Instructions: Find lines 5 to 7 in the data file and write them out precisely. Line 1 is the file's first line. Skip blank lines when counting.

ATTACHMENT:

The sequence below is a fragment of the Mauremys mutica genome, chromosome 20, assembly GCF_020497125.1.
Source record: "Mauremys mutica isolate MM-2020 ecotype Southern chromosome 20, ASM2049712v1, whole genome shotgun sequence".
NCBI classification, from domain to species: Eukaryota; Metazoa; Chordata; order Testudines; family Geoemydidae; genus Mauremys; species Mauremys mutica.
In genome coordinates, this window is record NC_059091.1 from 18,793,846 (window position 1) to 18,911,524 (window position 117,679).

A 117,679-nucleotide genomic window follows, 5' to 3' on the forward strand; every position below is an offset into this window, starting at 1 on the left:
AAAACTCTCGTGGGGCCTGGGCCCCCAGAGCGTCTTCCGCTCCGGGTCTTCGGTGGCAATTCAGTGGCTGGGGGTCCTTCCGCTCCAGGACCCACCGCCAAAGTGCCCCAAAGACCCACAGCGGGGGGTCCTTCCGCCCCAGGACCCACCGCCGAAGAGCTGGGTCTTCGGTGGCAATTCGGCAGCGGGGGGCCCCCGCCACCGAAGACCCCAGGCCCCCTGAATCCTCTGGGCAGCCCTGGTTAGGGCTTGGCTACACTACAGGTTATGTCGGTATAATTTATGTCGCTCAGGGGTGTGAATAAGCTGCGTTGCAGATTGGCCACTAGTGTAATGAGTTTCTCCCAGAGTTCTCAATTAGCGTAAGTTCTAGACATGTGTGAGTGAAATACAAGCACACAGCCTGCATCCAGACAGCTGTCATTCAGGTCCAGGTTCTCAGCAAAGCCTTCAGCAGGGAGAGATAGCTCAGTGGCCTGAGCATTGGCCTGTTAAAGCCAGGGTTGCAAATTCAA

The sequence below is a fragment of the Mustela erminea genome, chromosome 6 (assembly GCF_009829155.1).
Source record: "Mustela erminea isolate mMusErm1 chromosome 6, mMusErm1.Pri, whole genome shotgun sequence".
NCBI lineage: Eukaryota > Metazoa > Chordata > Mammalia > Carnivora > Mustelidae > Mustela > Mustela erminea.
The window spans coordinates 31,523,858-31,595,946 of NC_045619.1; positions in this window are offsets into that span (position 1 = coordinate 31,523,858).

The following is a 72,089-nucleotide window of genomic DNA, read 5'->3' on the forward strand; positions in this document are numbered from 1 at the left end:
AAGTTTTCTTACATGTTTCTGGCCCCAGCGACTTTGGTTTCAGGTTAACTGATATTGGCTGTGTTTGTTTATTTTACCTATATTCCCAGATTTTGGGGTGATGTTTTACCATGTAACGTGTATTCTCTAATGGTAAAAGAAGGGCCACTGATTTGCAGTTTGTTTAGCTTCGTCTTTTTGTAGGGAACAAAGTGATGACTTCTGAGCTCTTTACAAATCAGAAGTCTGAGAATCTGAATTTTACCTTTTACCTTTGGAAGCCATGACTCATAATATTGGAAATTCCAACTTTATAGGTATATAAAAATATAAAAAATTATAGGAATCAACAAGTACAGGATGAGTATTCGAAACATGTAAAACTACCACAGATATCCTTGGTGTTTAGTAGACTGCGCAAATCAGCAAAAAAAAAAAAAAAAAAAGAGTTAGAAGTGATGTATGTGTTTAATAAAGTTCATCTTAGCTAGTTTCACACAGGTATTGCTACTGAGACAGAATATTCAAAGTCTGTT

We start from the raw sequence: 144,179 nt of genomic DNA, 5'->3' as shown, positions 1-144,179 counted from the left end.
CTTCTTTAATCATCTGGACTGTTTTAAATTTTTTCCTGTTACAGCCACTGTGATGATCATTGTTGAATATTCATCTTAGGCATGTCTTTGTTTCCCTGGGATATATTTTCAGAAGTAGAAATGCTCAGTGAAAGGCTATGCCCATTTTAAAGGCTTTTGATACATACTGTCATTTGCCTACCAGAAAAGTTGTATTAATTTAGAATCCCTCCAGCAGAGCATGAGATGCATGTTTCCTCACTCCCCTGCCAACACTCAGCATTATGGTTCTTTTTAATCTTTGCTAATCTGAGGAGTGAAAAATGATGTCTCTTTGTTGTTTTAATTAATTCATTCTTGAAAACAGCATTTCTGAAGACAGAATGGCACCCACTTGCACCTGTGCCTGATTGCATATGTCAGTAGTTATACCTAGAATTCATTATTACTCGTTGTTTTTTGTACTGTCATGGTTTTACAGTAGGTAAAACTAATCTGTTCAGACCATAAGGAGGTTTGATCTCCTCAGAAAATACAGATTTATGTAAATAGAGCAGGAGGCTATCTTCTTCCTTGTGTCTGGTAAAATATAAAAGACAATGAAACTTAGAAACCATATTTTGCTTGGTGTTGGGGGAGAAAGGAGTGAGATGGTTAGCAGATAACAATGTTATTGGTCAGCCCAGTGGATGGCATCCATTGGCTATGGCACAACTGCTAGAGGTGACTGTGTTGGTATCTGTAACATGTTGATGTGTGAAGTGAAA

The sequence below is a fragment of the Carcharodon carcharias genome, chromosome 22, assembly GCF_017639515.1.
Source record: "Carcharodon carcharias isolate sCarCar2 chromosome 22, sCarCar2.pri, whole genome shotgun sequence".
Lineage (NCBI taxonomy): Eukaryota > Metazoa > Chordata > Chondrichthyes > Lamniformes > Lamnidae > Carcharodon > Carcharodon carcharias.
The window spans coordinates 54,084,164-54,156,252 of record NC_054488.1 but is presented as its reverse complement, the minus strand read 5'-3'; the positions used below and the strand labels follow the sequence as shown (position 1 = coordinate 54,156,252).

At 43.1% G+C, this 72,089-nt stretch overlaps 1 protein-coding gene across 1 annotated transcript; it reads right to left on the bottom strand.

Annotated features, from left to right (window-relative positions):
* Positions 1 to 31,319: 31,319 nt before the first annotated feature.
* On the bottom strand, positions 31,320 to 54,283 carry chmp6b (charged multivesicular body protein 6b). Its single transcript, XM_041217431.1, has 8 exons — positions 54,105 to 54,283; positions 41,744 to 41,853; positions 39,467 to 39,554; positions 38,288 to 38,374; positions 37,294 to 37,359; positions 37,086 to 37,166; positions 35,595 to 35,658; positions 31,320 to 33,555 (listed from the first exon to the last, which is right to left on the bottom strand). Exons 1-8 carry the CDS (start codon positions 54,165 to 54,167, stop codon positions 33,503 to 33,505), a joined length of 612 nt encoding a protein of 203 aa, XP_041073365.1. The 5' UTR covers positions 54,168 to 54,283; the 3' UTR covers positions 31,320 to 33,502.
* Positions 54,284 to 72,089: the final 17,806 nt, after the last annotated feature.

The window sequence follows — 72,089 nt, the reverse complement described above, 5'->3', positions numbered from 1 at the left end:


A 117,679-nucleotide genomic window follows, 5' to 3' on the forward strand; every position below is an offset into this window, starting at 1 on the left:
AAAACTCTCGTGGGGCCTGGGCCCCCAGAGCGTCTTCCGCTCCGGGTCTTCGGTGGCAATTCAGTGGCTGGGGGTCCTTCCGCTCCAGGACCCACCGCCAAAGTGCCCCAAAGACCCACAGCGGGGGGTCCTTCCGCCCCAGGACCCACCGCCGAAGAGCTGGGTCTTCGGTGGCAATTCGGCAGCGGGGGGCCCCCGCCACCGAAGACCCCAGGCCCCCTGAATCCTCTGGGCAGCCCTGGTTAGGGCTTGGCTACACTACAGGTTATGTCGGTATAATTTATGTCGCTCAGGGGTGTGAATAAGCTGCGTTGCAGATTGGCCACTAGTGTAATGAGTTTCTCCCAGAGTTCTCAATTAGCGTAAGTTCTAGACATGTGTGAGTGAAATACAAGCACACAGCCTGCATCCAGACAGCTGTCATTCAGGTCCAGGTTCTCAGCAAAGCCTTCAGCAGGGAGAGATAGCTCAGTGGCCTGAGCATTGGCCTGTTAAAGCCAGGGTTGCAAATTCAA

The sequence below is a fragment of the Mustela erminea genome, chromosome 6 (assembly GCF_009829155.1).